KICKED AND KICKED
Davis and another woman greeted Cioppa as she walked past them with Jean Claude, a kind of small poodle, on a leash. The stray didn’t seem to notice them, Davis said, but then abruptly lunged and yanked the jump rope free.
Davis and her friend ran after it, and kicked and kicked it, but it was too late. A man rushed Jean Claude to a veterinarian, and Davis tied the bigger dog up again.
It showed no aggression at all, she said, though it was limping.
She thought it had been injured by their barrage of kicks.
Deputy Dog Control Officer Mark Hrycyk picked it up soon afterwards.
Wednesday, Davis gave a statement for the court proceedings.
Allen didn’t yet know when the owner would appear in Town Court. The case is not a criminal or civil one, she said — Ag and Markets dictates what happens when a dog is deemed dangerous.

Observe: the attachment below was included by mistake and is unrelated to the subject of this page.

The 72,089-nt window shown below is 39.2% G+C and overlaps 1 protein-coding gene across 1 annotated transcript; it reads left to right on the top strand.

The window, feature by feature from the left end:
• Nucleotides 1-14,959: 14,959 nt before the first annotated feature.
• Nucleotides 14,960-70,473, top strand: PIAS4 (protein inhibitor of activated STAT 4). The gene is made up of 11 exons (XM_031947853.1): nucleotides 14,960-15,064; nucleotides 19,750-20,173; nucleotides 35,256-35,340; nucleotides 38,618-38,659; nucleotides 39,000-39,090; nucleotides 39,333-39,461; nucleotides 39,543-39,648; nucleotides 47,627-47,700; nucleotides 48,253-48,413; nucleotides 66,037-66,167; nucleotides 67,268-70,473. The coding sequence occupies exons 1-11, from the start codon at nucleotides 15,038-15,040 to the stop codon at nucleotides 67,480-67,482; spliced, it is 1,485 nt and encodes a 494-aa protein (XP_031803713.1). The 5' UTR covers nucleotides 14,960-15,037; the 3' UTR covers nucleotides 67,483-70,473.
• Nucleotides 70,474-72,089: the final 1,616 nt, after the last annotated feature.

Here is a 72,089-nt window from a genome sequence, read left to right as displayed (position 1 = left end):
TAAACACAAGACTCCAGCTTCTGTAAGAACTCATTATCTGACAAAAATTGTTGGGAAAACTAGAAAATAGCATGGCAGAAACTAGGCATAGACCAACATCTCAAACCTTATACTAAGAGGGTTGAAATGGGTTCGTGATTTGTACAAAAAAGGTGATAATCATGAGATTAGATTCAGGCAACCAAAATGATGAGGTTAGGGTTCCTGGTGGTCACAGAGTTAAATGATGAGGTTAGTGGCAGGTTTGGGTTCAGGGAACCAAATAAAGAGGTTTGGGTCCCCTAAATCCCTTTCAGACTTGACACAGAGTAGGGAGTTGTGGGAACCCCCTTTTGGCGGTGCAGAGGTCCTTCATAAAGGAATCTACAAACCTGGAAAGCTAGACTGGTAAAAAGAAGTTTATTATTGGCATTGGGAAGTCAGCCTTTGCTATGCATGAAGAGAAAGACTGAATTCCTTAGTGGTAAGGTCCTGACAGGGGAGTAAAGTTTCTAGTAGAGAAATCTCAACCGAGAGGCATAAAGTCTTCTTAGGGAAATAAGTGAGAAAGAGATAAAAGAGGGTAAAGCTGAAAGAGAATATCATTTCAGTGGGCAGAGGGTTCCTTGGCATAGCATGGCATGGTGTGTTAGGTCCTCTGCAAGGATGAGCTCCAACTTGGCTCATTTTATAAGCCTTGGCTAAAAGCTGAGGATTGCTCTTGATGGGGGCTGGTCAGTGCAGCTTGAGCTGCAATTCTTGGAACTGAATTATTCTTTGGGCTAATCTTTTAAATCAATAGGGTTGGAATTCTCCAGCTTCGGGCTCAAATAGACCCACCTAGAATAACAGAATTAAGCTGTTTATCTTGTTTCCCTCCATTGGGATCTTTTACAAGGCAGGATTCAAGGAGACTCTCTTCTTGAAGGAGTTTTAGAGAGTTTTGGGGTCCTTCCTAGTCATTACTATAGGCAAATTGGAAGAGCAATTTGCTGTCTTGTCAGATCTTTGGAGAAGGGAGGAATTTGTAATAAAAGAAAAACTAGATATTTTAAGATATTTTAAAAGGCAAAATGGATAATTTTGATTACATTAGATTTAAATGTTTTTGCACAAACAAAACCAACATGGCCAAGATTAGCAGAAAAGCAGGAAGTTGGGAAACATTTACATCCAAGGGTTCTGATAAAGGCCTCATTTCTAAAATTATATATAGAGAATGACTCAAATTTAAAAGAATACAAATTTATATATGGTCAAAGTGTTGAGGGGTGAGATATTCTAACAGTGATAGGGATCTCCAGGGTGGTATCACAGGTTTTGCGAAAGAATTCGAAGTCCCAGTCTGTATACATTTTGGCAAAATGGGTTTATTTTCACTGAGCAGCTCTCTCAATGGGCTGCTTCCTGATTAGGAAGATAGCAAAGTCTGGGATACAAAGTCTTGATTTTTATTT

“If there’s any injury to a person or an animal, the owner can be ordered to pay medical bills (and other costs),” she noted.
And should the town justice agree to confinement rather than euthanization, there are specific regulations that dictate just how that would happen.
Should the ruling go against the dog, the owner would have 30 days to appeal, Allen said.
“The dangerous-dog law has changed within the last year,” she said, saying she and other officials had put in many hours preparing the case. “We have to make sure we do everything right.”
’IT’S JUST SAD’
A relative who answered Cioppa’s phone on Wednesday said she is grief-stricken over Jean Claude’s death.
“I just can’t imagine,” said Davis, thinking about the woman’s loss.
“I’m sad for everybody,” she added. “It’s just sad because (the loose dog) shouldn’t have been out there.”
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